There are plenty of free resources online—from books to blogs—that will help you learn more about these topics. One great resource for beginners is SANS Institute’s Computer Forensics Tool Testing project (CFTT). This open-source tool allows users to test out different forensic tools without having any prior knowledge of how they work or what they look like. It’s also an excellent way for people interested in cyber security careers to learn more about how these tools work before investing time and money into certification courses or college programs.
Get started with CTF challenges
There are several good ways to gain exposure to cyber security without any previous experience. One of those is CTFs, or Capture The Flag challenges, which involve teams of people trying to solve various difficult-to-crack codes and puzzles. Online platforms like VulnHub offer virtual machines loaded with challenges where participants can compete against each other or even work as part of a team. Don’t worry if you don’t understand anything—at first—because you won’t be alone!
Many companies have an internal CTF program for employees as well, offering another avenue for participation. And some folks make it fun by doing CTFs for free time; finding a group on Slack that works together or independently through challenges is also an option.
Practice, practice, practice
Despite what you might think, you don’t have to be a security expert or even work for an IT company to start breaking into cyber security. While it would be helpful if you already had some basic understanding of how networks function, security companies are also interested in hiring people who come from non-technical backgrounds (for instance, accountants or sales managers).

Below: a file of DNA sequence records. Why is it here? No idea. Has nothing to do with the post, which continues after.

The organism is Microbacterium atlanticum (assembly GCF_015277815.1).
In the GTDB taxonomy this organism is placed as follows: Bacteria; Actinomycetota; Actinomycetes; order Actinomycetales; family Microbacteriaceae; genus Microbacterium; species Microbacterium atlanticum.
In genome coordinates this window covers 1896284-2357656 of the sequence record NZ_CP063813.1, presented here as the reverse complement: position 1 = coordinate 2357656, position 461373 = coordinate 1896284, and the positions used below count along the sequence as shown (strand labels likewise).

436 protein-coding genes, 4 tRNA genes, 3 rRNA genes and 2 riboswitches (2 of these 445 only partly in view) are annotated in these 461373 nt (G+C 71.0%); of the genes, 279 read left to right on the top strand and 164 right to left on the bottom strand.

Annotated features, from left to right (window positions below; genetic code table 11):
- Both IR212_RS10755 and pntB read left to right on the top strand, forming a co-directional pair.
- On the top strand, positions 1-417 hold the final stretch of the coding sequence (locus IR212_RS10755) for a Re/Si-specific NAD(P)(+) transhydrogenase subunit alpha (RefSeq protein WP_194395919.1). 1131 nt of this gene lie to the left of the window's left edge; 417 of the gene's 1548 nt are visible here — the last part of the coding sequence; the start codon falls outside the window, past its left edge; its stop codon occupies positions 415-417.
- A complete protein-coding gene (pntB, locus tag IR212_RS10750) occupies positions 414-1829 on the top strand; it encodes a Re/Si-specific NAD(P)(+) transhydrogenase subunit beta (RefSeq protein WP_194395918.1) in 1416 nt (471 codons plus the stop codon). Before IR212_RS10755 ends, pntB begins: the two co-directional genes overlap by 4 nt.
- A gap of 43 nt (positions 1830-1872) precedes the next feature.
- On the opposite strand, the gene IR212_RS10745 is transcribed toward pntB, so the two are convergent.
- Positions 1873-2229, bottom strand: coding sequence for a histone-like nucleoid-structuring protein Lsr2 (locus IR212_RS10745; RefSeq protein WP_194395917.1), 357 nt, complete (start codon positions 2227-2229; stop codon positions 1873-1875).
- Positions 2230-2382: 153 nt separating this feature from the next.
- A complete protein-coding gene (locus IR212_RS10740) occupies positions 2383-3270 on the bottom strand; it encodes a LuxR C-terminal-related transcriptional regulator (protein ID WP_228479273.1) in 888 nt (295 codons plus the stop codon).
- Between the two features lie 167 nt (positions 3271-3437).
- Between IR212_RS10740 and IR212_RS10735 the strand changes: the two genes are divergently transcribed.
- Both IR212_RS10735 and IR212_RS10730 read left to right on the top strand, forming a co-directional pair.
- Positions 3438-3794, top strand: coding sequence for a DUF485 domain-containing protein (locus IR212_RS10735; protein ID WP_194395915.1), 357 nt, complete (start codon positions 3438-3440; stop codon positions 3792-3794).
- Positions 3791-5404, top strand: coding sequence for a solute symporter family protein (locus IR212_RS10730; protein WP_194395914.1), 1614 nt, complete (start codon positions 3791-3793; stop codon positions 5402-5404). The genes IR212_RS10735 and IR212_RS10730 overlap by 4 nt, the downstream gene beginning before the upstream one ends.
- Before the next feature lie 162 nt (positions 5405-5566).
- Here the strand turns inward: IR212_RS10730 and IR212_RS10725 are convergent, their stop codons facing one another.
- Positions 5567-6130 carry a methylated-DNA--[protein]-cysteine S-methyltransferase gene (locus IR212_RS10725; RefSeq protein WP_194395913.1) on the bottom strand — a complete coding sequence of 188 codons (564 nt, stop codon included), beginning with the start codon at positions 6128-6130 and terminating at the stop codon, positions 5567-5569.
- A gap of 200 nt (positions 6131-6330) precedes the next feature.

Don’t worry—they won’t expect you to know anything about network infrastructure at first. The best way to get started is by simply researching various aspects of cyber security and getting your hands dirty. This can be as simple as trying out hacker tools on your own computer or investigating password-cracking techniques on a simulated network.
Let employers know you exist
You can try connecting through LinkedIn, or simply go out and attend local events or conferences where people who work in cyber security might be. However you find them, though, it’s important that you’re meeting them face-to-face. At these events and meetups, make sure you know what cyber security roles exist at their companies so that when your resume comes across their desk they can easily connect your background to an open position at their company. That will increase your chances of getting noticed.
Your resume is just as important as your cover letter and for that reason, it’s crucial that you learn how to write one. Your resume should be well organized, demonstrate your experience in cyber security and emphasize your soft skills. To stand out from other applicants, make sure you customize each part of your resume for every job posting you respond to, demonstrating that you are invested enough to follow through on applying for a specific position. This will allow employers to immediately see your level of interest when reviewing applications.